Crypto staking has so far escaped specific regulation in Europe – but many in the industry wonder if it’s helpful to maintain a regulatory gray area.
There’s a dilemma for the sector here. Setting detailed rules for the still-developing staking sector could prove premature. But recent moves in Singapore and Switzerland show the risk of keeping a legal vacuum, into which regulators may rush to impose heavy-handed restrictions.
This article is part of CoinDesk's "Staking Week."
The European Union’s Markets in Crypto Assets law (MiCA) makes the bloc the world’s first major jurisdiction with a more or less comprehensive crypto law, covering everything from stablecoin issuance to insider trading – but even MiCA leaves staking out.
That’s a gap that needs to be fixed, says the European Central Bank’s Christine Lagarde, who’s called for the service – in which crypto holders can post their assets to earn passive income – to be addressed in a MiCA sequel. That would likely take years, if it happens at all – and some are worried about what will happen in the meantime.
Tom Duff Gordon, Vice President International Policy at Coinbase, sees staking as so fundamental to the crypto ecosystem that it needs to be nailed down – and says the lack of any attempt to do so is a major gap in MiCA.
“Just describing what that [staking] is, I think, would be helpful,” Gordon, the exchange’s Vice President for International Policy, told a Tuesday event hosted by the Blockchain for Europe lobby group.
The problems of a legal lacuna can be seen in Switzerland. In a Sept. 7 press release, the Swiss Blockchain Federation warned of a “change in practice” by financial regulators at Finma, under which only licensed banks can offer staking – something the lobby group said could limit the country’s innovation and competitiveness.
For its part, Finma has told CoinDesk that it continues to follow “clear and precise” blockchain laws dating from 2021 that “leave no room for discretion in implementation.” In some versions of staking, bankruptcy could put client assets at risk, calling for a tougher, bank-style approach, regulators argue.
In other words, the lack of specific, MiCA-style rules has thrown the industry into uncertainty. Authorities have, in effect, forced staking into pre-existing regulatory boxes: either it’s custody, or it’s banking.
But it’s not just Switzerland where an overly blunt approach is causing problems. Singapore has forbidden crypto providers from facilitating staking by retail clients. And some EU laws are venturing into the topic, even before defining exactly what it is. The bloc’s newest tax rules, known as DAC8, cover staking, requiring crypto providers to notify tax authorities of any profits their clients make.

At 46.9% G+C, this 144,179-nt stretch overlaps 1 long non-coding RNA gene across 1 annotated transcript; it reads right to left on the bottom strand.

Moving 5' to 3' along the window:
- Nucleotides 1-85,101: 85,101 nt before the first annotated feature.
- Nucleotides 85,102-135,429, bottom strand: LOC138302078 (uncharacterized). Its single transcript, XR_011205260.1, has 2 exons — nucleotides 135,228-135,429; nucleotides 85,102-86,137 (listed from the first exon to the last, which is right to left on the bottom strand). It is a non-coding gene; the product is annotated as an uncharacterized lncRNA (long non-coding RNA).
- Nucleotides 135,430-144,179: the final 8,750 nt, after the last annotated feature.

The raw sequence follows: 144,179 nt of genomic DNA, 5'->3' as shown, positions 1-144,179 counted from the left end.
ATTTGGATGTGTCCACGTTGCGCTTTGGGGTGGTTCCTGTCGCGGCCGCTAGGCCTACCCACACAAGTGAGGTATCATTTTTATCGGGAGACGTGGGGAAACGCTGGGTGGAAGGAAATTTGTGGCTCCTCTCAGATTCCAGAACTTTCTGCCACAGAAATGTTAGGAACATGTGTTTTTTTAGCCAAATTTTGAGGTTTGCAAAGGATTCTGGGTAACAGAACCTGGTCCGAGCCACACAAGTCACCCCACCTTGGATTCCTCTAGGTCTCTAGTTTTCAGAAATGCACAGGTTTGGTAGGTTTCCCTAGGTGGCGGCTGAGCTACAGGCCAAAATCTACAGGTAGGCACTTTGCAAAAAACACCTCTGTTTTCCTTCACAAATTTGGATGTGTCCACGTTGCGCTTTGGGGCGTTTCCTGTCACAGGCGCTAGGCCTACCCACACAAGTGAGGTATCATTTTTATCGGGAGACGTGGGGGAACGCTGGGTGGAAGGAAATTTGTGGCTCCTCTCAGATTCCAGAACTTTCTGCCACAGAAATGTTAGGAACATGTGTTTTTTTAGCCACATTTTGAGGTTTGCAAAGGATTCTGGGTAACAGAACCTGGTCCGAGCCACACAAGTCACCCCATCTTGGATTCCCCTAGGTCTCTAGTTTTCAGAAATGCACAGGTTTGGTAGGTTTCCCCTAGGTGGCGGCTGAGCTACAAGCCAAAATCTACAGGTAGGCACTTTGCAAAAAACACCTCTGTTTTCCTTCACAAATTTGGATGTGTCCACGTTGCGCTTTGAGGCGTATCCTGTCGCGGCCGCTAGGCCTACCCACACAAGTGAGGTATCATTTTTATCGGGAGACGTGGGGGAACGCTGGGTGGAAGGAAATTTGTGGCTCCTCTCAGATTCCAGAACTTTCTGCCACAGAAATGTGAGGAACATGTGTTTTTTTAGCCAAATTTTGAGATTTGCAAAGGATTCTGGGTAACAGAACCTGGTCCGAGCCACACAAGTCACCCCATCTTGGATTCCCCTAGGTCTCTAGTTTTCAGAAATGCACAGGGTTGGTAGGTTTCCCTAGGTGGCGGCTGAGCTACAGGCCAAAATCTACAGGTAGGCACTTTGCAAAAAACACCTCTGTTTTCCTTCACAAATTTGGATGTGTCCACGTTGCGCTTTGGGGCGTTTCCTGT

“From staking and lending, people can obtain certain gains, and those gains are interesting from the tax perspective,” Luis Calvo-Parra Martínez, an official from the tax arm of the European Commission, told the same event, adding that “it would be good for legal certainty to have a legal definition for those [services], which now – I wouldn't say is lacking, but could be put more black on white.”
Gordon also favors having that legal certainty sooner rather than later – not via heavy-handed and potentially over-hasty regulation, but simply to establish that staking is a low-risk activity to secure a blockchain network.
“I worry that there's a lot of confusion with regulators about ‘staking is a lending product,’ ‘staking is some kind of managed investment product’,” he said. “Moving too fast and too bluntly on staking – and I've seen that a number of international markets, by the way – that would be problematic for the development of the whole space.”
That view is shared by the Cardano Foundation, a nonprofit which promotes one of the major blockchains that use staking as a way to validate transactions.
According to Frederik Gregaard, the Foundation’s chief executive officer, the situation in Switzerland is fixable, and derives from the rival Ethereum blockchain switching to a proof-of-stake validation system.
Regulators’ concerns grew given the size and significance of Ethereum, together with the fact that staked ether (ETH) can’t always be returned immediately and could be lost all together, meaning the service resembles bank deposits rather than custody, Gregaard told CoinDesk.
Finma officials “have been very clear and said, what we're worried about is the lock-in period, and we are worried about the slashing … and we don't have any of that in Cardano,” Gregaard said. “My hope is we'll get to a situation where they will say … staking that does not have those features, we will deal with as we did before.”
Gregaard’s positive about the discussions he’s had with officials in the EU, and with regulators in the U.K., where the government has also floated the idea of new staking rules.
But if greater clarity would be welcome, he’s also worried about acting too soon – particularly if staking gets treated as a financial service, with all the heavy-handed treatment that implies.
“We have some time to basically show a lot of non-financial use cases …. it's not just capital markets and banking regulation,” he said. “The space is still a little bit immature … the majority of the really great use cases haven't gotten to escape velocity yet.”
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